The Art of Unix Programming is Eric S. Raymond’s book explaining much of the Unix history, traditions and tools. Available from Addison-Wesley, the book can also be read online at the link above.
Archive | February 12, 2004
I’ve driven a few technical editors to drink with my challenging writing: tenses and I don’t always see eye to eye, a few split infinitives add rhythm to an essay, and gender-correct “he or she” or “s/he” is correctly written as the singular “they” in my none so humble opinion. So I was enlightened to discover the secret of prepositions in this Dr. Language column: http://www.yourdictionary.com/library/drlang001.html
I blogged back in July that I’d picked up a charming little Ethernet-to-USB print server from IOGear for $60, and needed to set it up with Linix. Leeman Strout wrote to ask if I’d ever had any success. I wandered over to the Linux workstation to check, and it wasn’t set up, so I set to it. The printer is a Lexmark E312, which speaks PostScript natively, making it a bit easier to set up with Linux. Here’s the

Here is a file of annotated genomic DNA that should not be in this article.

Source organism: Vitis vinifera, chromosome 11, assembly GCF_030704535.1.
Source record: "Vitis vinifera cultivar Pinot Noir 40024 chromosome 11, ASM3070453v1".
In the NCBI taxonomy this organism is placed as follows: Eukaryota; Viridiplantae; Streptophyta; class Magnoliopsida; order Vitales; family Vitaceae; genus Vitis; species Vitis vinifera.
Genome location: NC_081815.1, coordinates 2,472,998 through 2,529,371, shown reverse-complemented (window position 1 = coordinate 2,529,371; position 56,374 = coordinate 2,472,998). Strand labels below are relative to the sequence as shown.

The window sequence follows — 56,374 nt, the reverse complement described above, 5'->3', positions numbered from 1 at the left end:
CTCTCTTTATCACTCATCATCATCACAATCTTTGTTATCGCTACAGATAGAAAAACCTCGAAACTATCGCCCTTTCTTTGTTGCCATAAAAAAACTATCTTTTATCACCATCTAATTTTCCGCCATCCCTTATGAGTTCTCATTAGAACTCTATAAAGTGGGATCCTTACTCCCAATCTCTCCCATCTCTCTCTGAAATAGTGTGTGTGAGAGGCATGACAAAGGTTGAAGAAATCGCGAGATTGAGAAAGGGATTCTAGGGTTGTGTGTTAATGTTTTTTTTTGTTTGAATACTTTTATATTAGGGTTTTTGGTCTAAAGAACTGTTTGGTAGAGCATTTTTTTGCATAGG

trick I used, thanks to the latest issue of Linux Magazine, March 2004 and http://www.linuxprinting.org. I opened a browser to localhost: 631, the http interface for CUPS. I added a new printer with the following specifications: Device: LPD/LPR Host or Printer, Device URI: lpd: 192.168.1.xx/ – its local address, Make: Postscript, Model: generic postscript printer (en). The trick was realizing that it used an older LPR interface, rather than the more modern Internet Printing Protocol (IPP). Test prints worked great!
The most common question I am hearing from developers considering bringing Free and Open Source Software (FOSS) into their company is whether people make money doing this. They do. In yet another article where the headline writer should be flogged, CNET reports on. “As the demand for open-source software continues to rise, established companies must figure out how to profit while combining free technology with proprietary products.”
The article is rather good. The headline, with its reference to an innocent girl releasing pestilence across the world, is a bit over the top.
latitudinarian: Dictionary.com Word of the Day. latitudinarian